Mobility, neck pain, training

Thoracic Mobility: Forget back, neck and shoulder pain

June 24, 2013 • By

Mobile Monday: Thoracic mobility

The key to many neck and shoulder injuries, your thorax needs to be mobile and in control, otherwise everything working off it… eventually feels the hurt.

Thoracic mobility is one of the most overlooked aspects of injury prevention and although this part of your spine doesn’t have as much movement as above and below it, it is very important none the less and here are a quick few reasons:

1. A stiff or weak upper spine means other areas have to compensate and move MORE, leading to shoulder, neck and low back injuries and pain.

2. Because your ribs attach to the thoracic spine, if the spine is stiff, locked up or just not moving correctly then the ribs are not going to move optimally when you breathe – leading to a lower breathing capacity and less basal lung expansion (the most important area of the lung).

3. If you work at a desk or live on the couch, your thoracic spine ends up hunched over, your pecs get tight and you just feel stuck – this makes your shoulders sit forward,  increasing the risk of sub-acromial pain and makes your head stick forward = causing headaches and neck pain.

 

So, to get you to 100% here is an exercise to improve thoracic mobility and improve every aspect of your movement – and it just takes 5 minutes!

Thoracic extensions: Mobilising into extension is my a definite go to exercise for all shoulder and spinal/back pain as this unloads all those areas. Extension in the thoracic spine is coupled with rotation, so if you gain extension, you also gain rotation!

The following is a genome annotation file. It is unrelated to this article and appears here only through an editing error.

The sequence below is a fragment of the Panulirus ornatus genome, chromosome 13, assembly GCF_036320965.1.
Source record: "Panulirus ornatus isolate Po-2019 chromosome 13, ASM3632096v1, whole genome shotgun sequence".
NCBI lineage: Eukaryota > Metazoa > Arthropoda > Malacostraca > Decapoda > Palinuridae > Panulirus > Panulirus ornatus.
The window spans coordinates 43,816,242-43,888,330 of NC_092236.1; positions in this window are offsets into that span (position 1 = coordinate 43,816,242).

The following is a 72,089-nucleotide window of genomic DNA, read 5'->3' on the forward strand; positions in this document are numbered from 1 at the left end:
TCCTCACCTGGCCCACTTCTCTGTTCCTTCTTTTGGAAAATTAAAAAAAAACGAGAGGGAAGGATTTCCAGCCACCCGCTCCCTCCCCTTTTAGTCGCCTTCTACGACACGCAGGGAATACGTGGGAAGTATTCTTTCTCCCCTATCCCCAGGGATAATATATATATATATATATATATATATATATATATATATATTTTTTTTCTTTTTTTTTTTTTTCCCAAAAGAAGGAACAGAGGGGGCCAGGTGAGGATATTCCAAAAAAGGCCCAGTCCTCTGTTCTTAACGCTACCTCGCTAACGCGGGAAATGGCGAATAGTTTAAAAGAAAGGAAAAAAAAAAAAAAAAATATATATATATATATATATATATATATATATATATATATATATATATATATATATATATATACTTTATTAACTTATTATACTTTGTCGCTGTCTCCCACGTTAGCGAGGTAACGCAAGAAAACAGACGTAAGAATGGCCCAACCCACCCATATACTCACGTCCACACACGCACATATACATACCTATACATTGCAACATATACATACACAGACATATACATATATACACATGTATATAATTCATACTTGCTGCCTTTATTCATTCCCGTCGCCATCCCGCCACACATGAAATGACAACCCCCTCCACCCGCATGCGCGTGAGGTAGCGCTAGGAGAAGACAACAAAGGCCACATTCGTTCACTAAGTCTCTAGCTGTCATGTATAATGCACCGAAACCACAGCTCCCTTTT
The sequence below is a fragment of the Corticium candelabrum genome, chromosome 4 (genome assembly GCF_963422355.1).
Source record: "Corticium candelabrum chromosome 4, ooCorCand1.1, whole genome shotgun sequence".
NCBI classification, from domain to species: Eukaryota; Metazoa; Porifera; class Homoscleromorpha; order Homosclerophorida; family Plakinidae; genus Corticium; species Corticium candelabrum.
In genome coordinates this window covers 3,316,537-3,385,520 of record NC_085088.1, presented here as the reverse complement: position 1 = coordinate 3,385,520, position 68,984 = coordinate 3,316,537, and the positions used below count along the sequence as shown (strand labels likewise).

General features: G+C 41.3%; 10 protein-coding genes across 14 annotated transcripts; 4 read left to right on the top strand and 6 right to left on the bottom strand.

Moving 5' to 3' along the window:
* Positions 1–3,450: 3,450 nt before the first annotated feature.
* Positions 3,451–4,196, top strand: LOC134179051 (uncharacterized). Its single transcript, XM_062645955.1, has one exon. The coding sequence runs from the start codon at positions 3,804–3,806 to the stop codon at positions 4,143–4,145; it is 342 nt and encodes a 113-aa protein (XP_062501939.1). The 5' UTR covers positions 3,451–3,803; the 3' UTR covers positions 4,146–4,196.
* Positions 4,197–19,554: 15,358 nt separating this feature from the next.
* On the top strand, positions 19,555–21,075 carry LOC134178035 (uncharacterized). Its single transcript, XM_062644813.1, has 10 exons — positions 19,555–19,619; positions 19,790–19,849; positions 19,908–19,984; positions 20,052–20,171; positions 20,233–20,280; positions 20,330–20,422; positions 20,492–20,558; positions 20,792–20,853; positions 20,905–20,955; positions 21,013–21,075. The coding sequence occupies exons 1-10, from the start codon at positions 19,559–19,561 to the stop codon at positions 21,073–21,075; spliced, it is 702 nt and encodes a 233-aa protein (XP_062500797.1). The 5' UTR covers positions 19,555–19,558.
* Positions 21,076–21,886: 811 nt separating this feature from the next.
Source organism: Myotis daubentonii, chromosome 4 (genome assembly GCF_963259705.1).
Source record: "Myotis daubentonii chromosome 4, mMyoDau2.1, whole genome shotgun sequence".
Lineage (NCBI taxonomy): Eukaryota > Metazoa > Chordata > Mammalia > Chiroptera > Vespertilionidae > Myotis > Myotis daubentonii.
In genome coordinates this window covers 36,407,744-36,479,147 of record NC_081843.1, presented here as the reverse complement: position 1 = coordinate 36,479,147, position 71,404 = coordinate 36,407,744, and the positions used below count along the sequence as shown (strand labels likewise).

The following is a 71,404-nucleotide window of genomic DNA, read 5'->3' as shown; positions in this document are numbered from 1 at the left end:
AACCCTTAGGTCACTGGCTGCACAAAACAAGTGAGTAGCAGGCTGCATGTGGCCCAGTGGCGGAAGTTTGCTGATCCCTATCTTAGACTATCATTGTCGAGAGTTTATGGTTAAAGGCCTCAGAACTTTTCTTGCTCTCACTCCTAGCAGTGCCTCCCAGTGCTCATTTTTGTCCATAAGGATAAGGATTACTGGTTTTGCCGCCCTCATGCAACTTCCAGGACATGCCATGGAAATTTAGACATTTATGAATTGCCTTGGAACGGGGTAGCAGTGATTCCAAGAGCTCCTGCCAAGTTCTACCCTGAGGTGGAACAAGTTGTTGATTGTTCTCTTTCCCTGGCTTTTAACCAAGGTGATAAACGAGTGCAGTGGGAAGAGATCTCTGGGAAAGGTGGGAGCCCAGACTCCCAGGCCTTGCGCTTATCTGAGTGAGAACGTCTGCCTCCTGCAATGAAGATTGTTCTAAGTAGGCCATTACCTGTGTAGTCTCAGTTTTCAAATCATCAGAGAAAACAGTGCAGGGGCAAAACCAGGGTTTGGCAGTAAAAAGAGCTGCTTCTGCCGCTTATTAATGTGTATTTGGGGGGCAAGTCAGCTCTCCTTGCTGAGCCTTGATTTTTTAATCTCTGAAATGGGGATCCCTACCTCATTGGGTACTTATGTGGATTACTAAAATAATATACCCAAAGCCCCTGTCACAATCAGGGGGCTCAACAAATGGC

Tools needed: There are specific tools that you can use such as foam rollers and 1/2 foam rolls (my favorite), but if this is too much for the budget then you can roll up a towel very, very firmly and tape it up.

chariot pull, shoulder strengtheningPosition: Lying on your back place the roll under your upper back, starting above the curve of your low back. With your knees bent up and feet planted on the ground bring your arms all the ways up above your head so that you stretch your upper body right out and then bring then down to your side (like a big snow angel).

Bridging your bottom off the ground can add to the stretch!

Reps and sets: You will need to move the roll up your back to get the different levels. Spend 30 seconds on each level, extending your arms above your head towards the ground and then down to your side repeated.

 

Do this exercise daily and you will see a great improvement in not only thoracic mobility but in all aspects of your life including, from overhead gym work and your golf swing to looking over your shoulder when driving.